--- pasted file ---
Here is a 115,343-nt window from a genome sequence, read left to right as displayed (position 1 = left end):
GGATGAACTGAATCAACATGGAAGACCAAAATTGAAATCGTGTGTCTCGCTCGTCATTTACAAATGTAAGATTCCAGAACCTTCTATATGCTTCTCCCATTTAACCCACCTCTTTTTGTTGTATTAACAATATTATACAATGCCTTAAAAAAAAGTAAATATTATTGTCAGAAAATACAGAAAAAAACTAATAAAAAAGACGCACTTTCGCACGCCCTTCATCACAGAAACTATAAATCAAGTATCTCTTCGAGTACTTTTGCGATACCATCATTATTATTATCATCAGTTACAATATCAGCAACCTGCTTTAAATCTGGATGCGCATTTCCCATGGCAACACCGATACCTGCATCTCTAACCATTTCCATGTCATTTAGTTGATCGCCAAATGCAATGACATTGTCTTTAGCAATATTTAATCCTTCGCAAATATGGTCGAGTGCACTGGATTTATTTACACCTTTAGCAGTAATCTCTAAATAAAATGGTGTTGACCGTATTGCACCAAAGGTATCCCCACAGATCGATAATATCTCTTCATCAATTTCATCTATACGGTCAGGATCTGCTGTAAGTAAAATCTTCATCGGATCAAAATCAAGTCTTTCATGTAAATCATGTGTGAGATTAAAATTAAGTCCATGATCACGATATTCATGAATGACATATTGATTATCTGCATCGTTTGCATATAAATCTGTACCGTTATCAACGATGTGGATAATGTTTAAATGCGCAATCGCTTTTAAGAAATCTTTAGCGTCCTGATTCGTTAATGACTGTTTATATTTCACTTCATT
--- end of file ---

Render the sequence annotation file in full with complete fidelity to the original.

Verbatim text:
Here is a 115,343-nt window from a genome sequence, read left to right as displayed (position 1 = left end):
GGATGAACTGAATCAACATGGAAGACCAAAATTGAAATCGTGTGTCTCGCTCGTCATTTACAAATGTAAGATTCCAGAACCTTCTATATGCTTCTCCCATTTAACCCACCTCTTTTTGTTGTATTAACAATATTATACAATGCCTTAAAAAAAAGTAAATATTATTGTCAGAAAATACAGAAAAAAACTAATAAAAAAGACGCACTTTCGCACGCCCTTCATCACAGAAACTATAAATCAAGTATCTCTTCGAGTACTTTTGCGATACCATCATTATTATTATCATCAGTTACAATATCAGCAACCTGCTTTAAATCTGGATGCGCATTTCCCATGGCAACACCGATACCTGCATCTCTAACCATTTCCATGTCATTTAGTTGATCGCCAAATGCAATGACATTGTCTTTAGCAATATTTAATCCTTCGCAAATATGGTCGAGTGCACTGGATTTATTTACACCTTTAGCAGTAATCTCTAAATAAAATGGTGTTGACCGTATTGCACCAAAGGTATCCCCACAGATCGATAATATCTCTTCATCAATTTCATCTATACGGTCAGGATCTGCTGTAAGTAAAATCTTCATCGGATCAAAATCAAGTCTTTCATGTAAATCATGTGTGAGATTAAAATTAAGTCCATGATCACGATATTCATGAATGACATATTGATTATCTGCATCGTTTGCATATAAATCTGTACCGTTATCAACGATGTGGATAATGTTTAAATGCGCAATCGCTTTTAAGAAATCTTTAGCGTCCTGATTCGTTAATGACTGTTTATATTTCACTTCATT